Today on the way to a dance performance, I decided to take the Brooklyn Bridge from Quaker Meeting, instead of my usual route over the Manhattan Bridge. VERY BAD IDEA.
In theory, biking over the Brooklyn Bridge should be a breeze. There's a clearly demarcated bike path and pedestrian path, as you can see in the picture above.
The reality is that on any given weekend that isn't pouring rain or sub-zero, you will find thousands of tourists walking across the bridge, most of them oblivious to the bike lane. Not only do walk and pose for pictures in the middle of the bike path, they get very entitled and uppity when the bikers shoo them out of the way. It's enough to make me say very unquakerly things.
Today was a particularly bad example of this. I was coming across from the Brooklyn side of the bridge, feeling pretty zen from a lovely Quaker Meeting for Worship. About 1/3 of the way over, a large group of 8-10 tourists were posing taking a picture on the bike path. I slowed down and asked them to please move over to the pedestrian side. They grudgingly started to move as I proceeded forward.
A small girl must have left her pink hoodie on the ground, because somehow it got entangled with my chain as I passed by them. My bike grinded to a halt. Luckily I wasn't going faster or I probably would have face-planted.
I tried yanking it to get it out of the chain, moving the gears and pedals, getting grease all over my hands and arms. One of the tourists, perhaps the kid's dad, tried to help, which was very nice. But the rest of them thought this was hilarious and started laughing and taking pictures.
This went on for a few minutes, and I just snapped and told them, "Hey, this isn't very funny for me!" One of men stared back at me and said, "What, you want to fight?" The others stalked off muttering about how I had an "attitude." That left me alone to deal with the hoodie still firmly wrapped around my bike chain.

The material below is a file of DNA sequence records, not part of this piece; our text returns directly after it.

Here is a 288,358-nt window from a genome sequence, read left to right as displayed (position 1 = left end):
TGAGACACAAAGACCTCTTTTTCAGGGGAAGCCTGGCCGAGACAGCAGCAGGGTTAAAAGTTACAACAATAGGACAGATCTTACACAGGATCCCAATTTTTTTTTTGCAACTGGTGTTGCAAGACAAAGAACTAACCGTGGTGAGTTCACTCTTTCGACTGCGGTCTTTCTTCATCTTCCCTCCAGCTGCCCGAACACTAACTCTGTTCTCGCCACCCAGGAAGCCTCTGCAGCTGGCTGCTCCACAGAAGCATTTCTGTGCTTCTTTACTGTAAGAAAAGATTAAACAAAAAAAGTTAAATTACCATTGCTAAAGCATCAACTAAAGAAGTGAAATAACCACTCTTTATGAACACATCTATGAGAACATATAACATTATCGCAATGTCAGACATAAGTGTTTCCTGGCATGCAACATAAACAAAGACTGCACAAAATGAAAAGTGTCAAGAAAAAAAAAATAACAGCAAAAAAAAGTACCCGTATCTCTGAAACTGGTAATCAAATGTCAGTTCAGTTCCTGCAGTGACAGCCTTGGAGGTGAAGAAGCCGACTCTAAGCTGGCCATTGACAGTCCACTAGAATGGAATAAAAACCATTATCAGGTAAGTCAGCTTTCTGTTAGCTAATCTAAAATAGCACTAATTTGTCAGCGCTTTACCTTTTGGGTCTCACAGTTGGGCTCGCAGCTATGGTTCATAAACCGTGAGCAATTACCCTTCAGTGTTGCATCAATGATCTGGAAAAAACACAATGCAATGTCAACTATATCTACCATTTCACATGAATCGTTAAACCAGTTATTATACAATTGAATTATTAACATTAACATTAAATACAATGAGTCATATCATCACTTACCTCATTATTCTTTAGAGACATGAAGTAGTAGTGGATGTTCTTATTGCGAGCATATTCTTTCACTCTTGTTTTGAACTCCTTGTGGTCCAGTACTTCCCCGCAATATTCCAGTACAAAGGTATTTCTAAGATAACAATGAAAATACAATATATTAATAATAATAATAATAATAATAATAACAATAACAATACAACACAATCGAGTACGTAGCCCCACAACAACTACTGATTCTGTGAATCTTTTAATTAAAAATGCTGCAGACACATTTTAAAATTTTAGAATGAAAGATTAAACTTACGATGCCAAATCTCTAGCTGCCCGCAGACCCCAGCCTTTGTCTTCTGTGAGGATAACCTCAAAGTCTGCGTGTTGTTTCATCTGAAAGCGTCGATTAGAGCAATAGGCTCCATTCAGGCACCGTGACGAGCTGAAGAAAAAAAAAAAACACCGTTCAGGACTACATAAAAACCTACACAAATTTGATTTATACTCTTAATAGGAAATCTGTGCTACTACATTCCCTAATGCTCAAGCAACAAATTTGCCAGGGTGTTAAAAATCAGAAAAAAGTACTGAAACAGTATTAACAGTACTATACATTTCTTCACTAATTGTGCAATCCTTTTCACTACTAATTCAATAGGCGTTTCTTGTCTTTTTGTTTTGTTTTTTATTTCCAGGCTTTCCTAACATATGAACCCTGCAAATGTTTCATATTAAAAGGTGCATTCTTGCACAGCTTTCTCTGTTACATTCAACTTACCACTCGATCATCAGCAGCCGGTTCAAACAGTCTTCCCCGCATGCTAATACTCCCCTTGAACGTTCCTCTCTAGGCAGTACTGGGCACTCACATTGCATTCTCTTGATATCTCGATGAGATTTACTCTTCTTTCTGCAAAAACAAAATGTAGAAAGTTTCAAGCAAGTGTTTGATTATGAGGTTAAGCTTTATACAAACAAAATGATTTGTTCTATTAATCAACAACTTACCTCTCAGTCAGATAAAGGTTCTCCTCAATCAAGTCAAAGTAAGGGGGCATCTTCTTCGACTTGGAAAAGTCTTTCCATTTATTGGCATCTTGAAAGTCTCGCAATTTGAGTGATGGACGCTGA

Eventually, about 20 minutes later, I managed to extricate the clothing from the chain and gears. But I had no luck in figuring out how to re-thread the chain back on. So I had to walk the bike to the nearest subway and train the rest of the way, which was a real drag.
Here's what my hands looked like after wrestling with the bike for 30 minutes. I have no idea why I am smiling that much.
So the moral of this story is: Don't bike across the Brooklyn Bridge on the weekends.
6 thoughts on “NYC Biking Tip #14: Don’t bike over the Brooklyn Bridge on the weekend”
Ugh – yeah the Brooklyn is the suck when everyone’s out. I will ride it in the middle of the night though, very peaceful.
Lucky you didn’t wipe out your drive train – got a rag stuck in my chain, caught the rear derailer which bent the frame got stuck in the back wheel and killed the wheel. Had to get the frame straightened, new derailer, new chain (was completely bent up) and a new handbuilt wheel.
yeah no lasting damage, as far as I can tell.
I was really struck by Sydney pedestrian’s cluelessness about shared paths when I moved up here. Melbourne pedestrians have been better trained by the larger cycling population.
I haven’t ridden over the Harbour Bridge yet, but I think it’s got a bike-only path. Woo-hoo!
I’ve had a few of those crappy chain-tangle experiences. I keep a hanky on me for that sort of situation.
the travel guides try! at least the one i took hiking around on saturday had a mention of “don’t be the gawky tourist wandering into the bike lane”… which served to point out exactly how much the crowds were overflowing into it. didn’t see any incidents of people being this overtly rude, but the bikers couldn’t have been having much fun.
Bridges and city streets alike. Still just as congested and just as hazardous.
Yes, but the Brooklyn Bridge is particularly bad of all the bridges in New York.